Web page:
Purchasing property is an exciting experience. The decision to take the plunge to purchase your first home is brave but nevertheless rewarding. Such an experience is not without headache or stress. The same can be said for purchases of investment properties or your ideal home. Buyers need to be mindful of their required level of involvement in the search, financing, conveyancing and settlement processes. Here we try to shed some light on the buying process, common mistakes and pitfalls and briefly list some relevant things to consider.
Searching the property
When searching for a property, do your research and take your time. First time home buyers excited about the prospect of owning a home can make rushed offers without the required research and planning. Those who attend auctions may also fall into the trap of bidding emotionally without adequate preparation and knowledge about the market; a mistake even the most experienced and astute property investor can make. All buyers should research the suburb in which they wish to purchase and invest in suburb sales reports. Also relevant are the local council’s planning requirements, zoning and restrictions. This is especially important if you wish to develop, subdivide or renovate a building. All properties are different and some may be subject to more onerous planning requirements than others. An example is the heritage overlay. Simply wanting to paint a front fence of a property affected by a heritage overlay may require you to apply for planning permission (timely and costly).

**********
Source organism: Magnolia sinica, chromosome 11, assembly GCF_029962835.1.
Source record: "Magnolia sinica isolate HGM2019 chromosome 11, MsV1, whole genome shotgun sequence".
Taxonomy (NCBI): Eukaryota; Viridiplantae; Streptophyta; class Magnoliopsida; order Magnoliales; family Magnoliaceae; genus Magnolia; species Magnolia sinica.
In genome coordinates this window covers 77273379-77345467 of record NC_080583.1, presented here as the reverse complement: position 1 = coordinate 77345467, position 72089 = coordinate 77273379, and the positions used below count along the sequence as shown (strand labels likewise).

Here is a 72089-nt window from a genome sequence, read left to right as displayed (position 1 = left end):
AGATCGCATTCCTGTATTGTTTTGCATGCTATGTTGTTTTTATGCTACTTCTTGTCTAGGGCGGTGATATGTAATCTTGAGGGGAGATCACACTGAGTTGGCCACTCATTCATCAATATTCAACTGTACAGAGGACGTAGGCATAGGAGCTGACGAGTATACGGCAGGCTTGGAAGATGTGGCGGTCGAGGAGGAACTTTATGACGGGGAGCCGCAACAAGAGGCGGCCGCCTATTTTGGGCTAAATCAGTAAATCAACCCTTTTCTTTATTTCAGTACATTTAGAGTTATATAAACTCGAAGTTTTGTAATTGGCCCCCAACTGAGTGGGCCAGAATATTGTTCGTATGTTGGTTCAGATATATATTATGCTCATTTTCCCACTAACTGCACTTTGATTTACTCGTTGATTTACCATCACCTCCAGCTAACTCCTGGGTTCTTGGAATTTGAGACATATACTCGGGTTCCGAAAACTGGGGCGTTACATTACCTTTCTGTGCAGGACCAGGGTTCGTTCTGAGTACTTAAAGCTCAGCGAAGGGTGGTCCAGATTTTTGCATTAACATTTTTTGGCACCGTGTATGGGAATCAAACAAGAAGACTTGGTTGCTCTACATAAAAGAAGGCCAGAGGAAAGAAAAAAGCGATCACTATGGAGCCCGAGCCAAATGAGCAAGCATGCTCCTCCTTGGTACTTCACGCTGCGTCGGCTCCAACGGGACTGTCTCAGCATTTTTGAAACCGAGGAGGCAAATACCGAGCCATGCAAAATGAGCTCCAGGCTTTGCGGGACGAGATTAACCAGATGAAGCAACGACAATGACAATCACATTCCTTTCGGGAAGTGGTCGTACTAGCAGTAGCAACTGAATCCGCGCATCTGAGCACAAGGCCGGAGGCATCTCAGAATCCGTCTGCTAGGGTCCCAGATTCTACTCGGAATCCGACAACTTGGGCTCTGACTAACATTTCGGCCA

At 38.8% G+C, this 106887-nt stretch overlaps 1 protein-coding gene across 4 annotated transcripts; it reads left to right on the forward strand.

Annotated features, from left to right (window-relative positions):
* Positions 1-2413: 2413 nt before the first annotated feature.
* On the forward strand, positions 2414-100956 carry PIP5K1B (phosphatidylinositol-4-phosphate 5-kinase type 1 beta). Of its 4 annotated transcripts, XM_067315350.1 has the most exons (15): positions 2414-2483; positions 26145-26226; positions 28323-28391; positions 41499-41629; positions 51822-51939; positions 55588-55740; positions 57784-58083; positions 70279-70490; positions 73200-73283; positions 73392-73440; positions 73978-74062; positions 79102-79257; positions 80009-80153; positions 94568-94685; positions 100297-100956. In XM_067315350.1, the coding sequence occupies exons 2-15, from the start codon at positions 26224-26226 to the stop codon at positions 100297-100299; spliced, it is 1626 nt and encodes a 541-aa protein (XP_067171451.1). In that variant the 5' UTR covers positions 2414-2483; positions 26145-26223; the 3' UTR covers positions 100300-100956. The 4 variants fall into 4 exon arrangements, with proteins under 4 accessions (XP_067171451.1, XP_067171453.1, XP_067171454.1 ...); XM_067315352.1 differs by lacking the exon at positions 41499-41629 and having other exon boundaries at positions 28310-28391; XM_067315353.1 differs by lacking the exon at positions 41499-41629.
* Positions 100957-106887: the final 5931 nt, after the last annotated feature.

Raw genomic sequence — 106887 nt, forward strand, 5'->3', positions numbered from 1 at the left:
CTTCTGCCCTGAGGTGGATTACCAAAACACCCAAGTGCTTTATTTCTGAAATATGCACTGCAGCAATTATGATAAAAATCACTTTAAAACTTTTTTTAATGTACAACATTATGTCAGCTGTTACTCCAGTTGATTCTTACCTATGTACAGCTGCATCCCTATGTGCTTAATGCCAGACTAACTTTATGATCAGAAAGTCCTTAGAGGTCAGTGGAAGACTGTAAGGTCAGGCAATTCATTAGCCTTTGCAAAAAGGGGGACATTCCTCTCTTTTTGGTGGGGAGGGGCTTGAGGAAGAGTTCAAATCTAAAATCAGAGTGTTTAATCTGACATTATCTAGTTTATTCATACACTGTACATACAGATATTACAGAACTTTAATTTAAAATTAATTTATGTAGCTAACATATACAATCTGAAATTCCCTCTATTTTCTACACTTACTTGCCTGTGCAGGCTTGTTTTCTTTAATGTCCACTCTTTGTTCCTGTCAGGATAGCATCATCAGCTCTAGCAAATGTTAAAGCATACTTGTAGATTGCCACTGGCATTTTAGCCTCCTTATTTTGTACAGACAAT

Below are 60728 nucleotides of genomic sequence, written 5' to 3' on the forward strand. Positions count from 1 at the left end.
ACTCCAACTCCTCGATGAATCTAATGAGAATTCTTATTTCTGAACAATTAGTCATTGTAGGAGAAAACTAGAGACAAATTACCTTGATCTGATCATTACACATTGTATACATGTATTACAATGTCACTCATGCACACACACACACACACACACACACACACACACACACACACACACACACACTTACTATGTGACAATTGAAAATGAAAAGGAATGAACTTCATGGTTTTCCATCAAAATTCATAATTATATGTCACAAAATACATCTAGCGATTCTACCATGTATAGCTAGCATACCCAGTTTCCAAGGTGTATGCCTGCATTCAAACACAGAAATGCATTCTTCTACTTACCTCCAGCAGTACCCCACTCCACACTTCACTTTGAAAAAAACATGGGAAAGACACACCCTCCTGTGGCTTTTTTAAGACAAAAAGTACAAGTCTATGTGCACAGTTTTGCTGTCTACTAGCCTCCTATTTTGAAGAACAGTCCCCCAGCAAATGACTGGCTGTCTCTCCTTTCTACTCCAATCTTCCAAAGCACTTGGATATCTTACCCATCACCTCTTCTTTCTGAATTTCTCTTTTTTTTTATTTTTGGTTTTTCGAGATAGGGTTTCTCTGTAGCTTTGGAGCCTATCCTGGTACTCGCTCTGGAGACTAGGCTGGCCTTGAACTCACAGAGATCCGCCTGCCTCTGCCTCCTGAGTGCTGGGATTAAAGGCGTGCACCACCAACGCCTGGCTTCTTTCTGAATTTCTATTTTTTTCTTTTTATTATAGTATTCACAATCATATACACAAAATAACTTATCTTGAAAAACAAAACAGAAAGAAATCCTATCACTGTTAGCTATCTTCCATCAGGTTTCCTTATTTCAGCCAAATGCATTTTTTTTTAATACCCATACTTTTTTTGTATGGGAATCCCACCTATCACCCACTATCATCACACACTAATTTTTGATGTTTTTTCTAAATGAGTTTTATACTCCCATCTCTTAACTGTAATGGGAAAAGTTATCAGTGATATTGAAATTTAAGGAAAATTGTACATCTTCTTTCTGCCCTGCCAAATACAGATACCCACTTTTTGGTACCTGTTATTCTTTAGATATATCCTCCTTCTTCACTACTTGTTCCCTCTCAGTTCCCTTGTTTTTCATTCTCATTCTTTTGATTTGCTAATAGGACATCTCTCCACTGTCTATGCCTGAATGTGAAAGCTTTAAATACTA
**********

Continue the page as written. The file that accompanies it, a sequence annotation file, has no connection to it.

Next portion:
Be well advised
Consider using a buyer’s advocate. Buyer’s advocates can assist in researching, locating and negotiating an ideal property based on a criteria you provide. Avoiding rookie mistakes will require dedication and drive. Some first time buyers rush to purchase due to a government grant expiring or for whatever reason. Irrespective of the government incentives, no one can compensate you if you pay way above market value.
Appoint a conveyancing lawyer and speak to an accountant prior to purchase or sale. A lawyer can assist in reviewing any contractual documents for you and answer questions about zoning, encumbrances and restrictions. An accountant can assist in tax planning. Capital gains tax (CGT) is not something you wish to incur when selling your primary residence; however, under certain circumstances owners can be liable to CGT if he or she did not move in immediately after settlement.
Pre-approval is a must. Before you even commence the hunt, you should obtain pre-approval from a lender. This aids in budgeting and gives buyers’ insight into the suburbs and types of property you can afford. When deciding on the specifics of the loan think about whether you would prefer fixed, variable, a hybrid of both and any special products available with the loan. Fixed interest rate products provide certainty. They do however lock you in and should you wish to sell the property prior to the end of term break fees are incurred. Read more below about break fees.
One of the biggest inconveniences and expenses relate to delayed settlements. Delayed settlements occur when your bank is not ready to advance the borrowed moneys, the vendor or their bank is not ready to settle or the purchaser does not have enough to cover any shortfall amount owing to the vendor. More recently we have noticed that with off the plan purchases, banks tend to undervalue the property at the time of settlement. The implication of this is that buyers will not be able to borrow as much as originally intended. If you do not have the cash through your own means or with the help of friends and family you are at risk of delayed settlement and potentially defaulting.